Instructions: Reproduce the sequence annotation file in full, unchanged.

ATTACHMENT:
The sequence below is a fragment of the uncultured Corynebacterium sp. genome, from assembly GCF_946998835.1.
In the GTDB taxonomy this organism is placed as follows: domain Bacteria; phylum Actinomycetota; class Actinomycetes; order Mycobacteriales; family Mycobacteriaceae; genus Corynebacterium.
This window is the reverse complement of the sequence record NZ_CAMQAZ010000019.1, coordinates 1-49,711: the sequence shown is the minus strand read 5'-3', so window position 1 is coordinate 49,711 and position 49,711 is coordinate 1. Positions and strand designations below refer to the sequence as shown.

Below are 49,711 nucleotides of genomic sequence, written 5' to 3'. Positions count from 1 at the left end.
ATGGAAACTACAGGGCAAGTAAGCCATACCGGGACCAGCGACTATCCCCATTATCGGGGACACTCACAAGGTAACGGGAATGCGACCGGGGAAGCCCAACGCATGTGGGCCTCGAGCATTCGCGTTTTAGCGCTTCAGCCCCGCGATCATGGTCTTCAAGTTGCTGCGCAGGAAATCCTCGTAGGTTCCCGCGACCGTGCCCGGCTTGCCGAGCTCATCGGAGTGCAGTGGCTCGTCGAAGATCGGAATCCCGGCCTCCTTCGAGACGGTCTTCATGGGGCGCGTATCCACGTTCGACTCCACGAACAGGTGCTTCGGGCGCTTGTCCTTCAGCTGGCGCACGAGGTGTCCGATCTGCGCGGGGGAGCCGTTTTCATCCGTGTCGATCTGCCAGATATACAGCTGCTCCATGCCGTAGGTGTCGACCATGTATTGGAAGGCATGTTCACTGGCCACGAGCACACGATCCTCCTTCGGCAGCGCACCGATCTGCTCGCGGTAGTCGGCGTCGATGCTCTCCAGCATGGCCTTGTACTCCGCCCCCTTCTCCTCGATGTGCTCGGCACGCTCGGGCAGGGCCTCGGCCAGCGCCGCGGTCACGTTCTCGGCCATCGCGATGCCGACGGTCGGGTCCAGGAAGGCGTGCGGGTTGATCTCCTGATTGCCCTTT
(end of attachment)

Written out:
The sequence below is a fragment of the uncultured Corynebacterium sp. genome, from assembly GCF_946998835.1.
In the GTDB taxonomy this organism is placed as follows: domain Bacteria; phylum Actinomycetota; class Actinomycetes; order Mycobacteriales; family Mycobacteriaceae; genus Corynebacterium.
This window is the reverse complement of the sequence record NZ_CAMQAZ010000019.1, coordinates 1-49,711: the sequence shown is the minus strand read 5'-3', so window position 1 is coordinate 49,711 and position 49,711 is coordinate 1. Positions and strand designations below refer to the sequence as shown.

Below are 49,711 nucleotides of genomic sequence, written 5' to 3'. Positions count from 1 at the left end.
ATGGAAACTACAGGGCAAGTAAGCCATACCGGGACCAGCGACTATCCCCATTATCGGGGACACTCACAAGGTAACGGGAATGCGACCGGGGAAGCCCAACGCATGTGGGCCTCGAGCATTCGCGTTTTAGCGCTTCAGCCCCGCGATCATGGTCTTCAAGTTGCTGCGCAGGAAATCCTCGTAGGTTCCCGCGACCGTGCCCGGCTTGCCGAGCTCATCGGAGTGCAGTGGCTCGTCGAAGATCGGAATCCCGGCCTCCTTCGAGACGGTCTTCATGGGGCGCGTATCCACGTTCGACTCCACGAACAGGTGCTTCGGGCGCTTGTCCTTCAGCTGGCGCACGAGGTGTCCGATCTGCGCGGGGGAGCCGTTTTCATCCGTGTCGATCTGCCAGATATACAGCTGCTCCATGCCGTAGGTGTCGACCATGTATTGGAAGGCATGTTCACTGGCCACGAGCACACGATCCTCCTTCGGCAGCGCACCGATCTGCTCGCGGTAGTCGGCGTCGATGCTCTCCAGCATGGCCTTGTACTCCGCCCCCTTCTCCTCGATGTGCTCGGCACGCTCGGGCAGGGCCTCGGCCAGCGCCGCGGTCACGTTCTCGGCCATCGCGATGCCGACGGTCGGGTCCAGGAAGGCGTGCGGGTTGATCTCCTGATTGCCCTTT